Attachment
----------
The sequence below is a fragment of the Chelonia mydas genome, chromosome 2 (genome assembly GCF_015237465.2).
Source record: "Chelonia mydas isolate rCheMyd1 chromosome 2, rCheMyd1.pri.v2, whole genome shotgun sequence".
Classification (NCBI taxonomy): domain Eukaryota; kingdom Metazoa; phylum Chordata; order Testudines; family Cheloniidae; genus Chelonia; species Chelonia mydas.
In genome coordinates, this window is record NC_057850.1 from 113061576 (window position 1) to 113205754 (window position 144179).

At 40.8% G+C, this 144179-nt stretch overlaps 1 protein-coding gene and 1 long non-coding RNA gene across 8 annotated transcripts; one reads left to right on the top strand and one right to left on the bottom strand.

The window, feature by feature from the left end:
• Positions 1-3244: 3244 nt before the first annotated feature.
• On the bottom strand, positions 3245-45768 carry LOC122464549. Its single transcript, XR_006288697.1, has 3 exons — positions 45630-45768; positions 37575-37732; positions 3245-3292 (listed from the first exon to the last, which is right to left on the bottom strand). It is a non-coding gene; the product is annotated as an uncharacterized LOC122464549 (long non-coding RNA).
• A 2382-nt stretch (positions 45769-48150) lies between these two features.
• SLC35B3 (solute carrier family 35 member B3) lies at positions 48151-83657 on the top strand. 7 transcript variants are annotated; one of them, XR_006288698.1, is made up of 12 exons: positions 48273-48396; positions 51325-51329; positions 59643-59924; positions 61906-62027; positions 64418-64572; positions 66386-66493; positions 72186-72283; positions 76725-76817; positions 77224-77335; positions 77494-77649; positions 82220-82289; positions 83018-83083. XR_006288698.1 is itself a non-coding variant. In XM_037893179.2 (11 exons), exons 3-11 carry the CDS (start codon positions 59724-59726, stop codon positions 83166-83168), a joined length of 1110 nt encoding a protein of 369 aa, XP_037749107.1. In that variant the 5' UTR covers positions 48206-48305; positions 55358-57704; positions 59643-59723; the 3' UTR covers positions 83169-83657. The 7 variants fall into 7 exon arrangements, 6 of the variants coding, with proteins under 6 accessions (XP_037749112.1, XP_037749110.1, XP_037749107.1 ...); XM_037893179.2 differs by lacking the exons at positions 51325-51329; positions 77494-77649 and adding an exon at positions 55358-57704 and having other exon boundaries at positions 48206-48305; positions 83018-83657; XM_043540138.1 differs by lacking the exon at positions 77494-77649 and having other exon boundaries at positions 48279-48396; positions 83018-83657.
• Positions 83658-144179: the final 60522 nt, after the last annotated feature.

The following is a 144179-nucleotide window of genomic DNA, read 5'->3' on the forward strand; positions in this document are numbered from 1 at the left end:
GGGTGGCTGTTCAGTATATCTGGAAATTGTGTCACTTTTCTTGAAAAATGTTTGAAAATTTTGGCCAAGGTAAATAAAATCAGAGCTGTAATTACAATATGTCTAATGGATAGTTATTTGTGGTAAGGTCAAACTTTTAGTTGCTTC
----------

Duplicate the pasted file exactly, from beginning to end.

The sequence below is a fragment of the Chelonia mydas genome, chromosome 2 (genome assembly GCF_015237465.2).
Source record: "Chelonia mydas isolate rCheMyd1 chromosome 2, rCheMyd1.pri.v2, whole genome shotgun sequence".
Classification (NCBI taxonomy): domain Eukaryota; kingdom Metazoa; phylum Chordata; order Testudines; family Cheloniidae; genus Chelonia; species Chelonia mydas.
In genome coordinates, this window is record NC_057850.1 from 113061576 (window position 1) to 113205754 (window position 144179).

At 40.8% G+C, this 144179-nt stretch overlaps 1 protein-coding gene and 1 long non-coding RNA gene across 8 annotated transcripts; one reads left to right on the top strand and one right to left on the bottom strand.

The window, feature by feature from the left end:
• Positions 1-3244: 3244 nt before the first annotated feature.
• On the bottom strand, positions 3245-45768 carry LOC122464549. Its single transcript, XR_006288697.1, has 3 exons — positions 45630-45768; positions 37575-37732; positions 3245-3292 (listed from the first exon to the last, which is right to left on the bottom strand). It is a non-coding gene; the product is annotated as an uncharacterized LOC122464549 (long non-coding RNA).
• A 2382-nt stretch (positions 45769-48150) lies between these two features.
• SLC35B3 (solute carrier family 35 member B3) lies at positions 48151-83657 on the top strand. 7 transcript variants are annotated; one of them, XR_006288698.1, is made up of 12 exons: positions 48273-48396; positions 51325-51329; positions 59643-59924; positions 61906-62027; positions 64418-64572; positions 66386-66493; positions 72186-72283; positions 76725-76817; positions 77224-77335; positions 77494-77649; positions 82220-82289; positions 83018-83083. XR_006288698.1 is itself a non-coding variant. In XM_037893179.2 (11 exons), exons 3-11 carry the CDS (start codon positions 59724-59726, stop codon positions 83166-83168), a joined length of 1110 nt encoding a protein of 369 aa, XP_037749107.1. In that variant the 5' UTR covers positions 48206-48305; positions 55358-57704; positions 59643-59723; the 3' UTR covers positions 83169-83657. The 7 variants fall into 7 exon arrangements, 6 of the variants coding, with proteins under 6 accessions (XP_037749112.1, XP_037749110.1, XP_037749107.1 ...); XM_037893179.2 differs by lacking the exons at positions 51325-51329; positions 77494-77649 and adding an exon at positions 55358-57704 and having other exon boundaries at positions 48206-48305; positions 83018-83657; XM_043540138.1 differs by lacking the exon at positions 77494-77649 and having other exon boundaries at positions 48279-48396; positions 83018-83657.
• Positions 83658-144179: the final 60522 nt, after the last annotated feature.

The following is a 144179-nucleotide window of genomic DNA, read 5'->3' on the forward strand; positions in this document are numbered from 1 at the left end:
GGGTGGCTGTTCAGTATATCTGGAAATTGTGTCACTTTTCTTGAAAAATGTTTGAAAATTTTGGCCAAGGTAAATAAAATCAGAGCTGTAATTACAATATGTCTAATGGATAGTTATTTGTGGTAAGGTCAAACTTTTAGTTGCTTC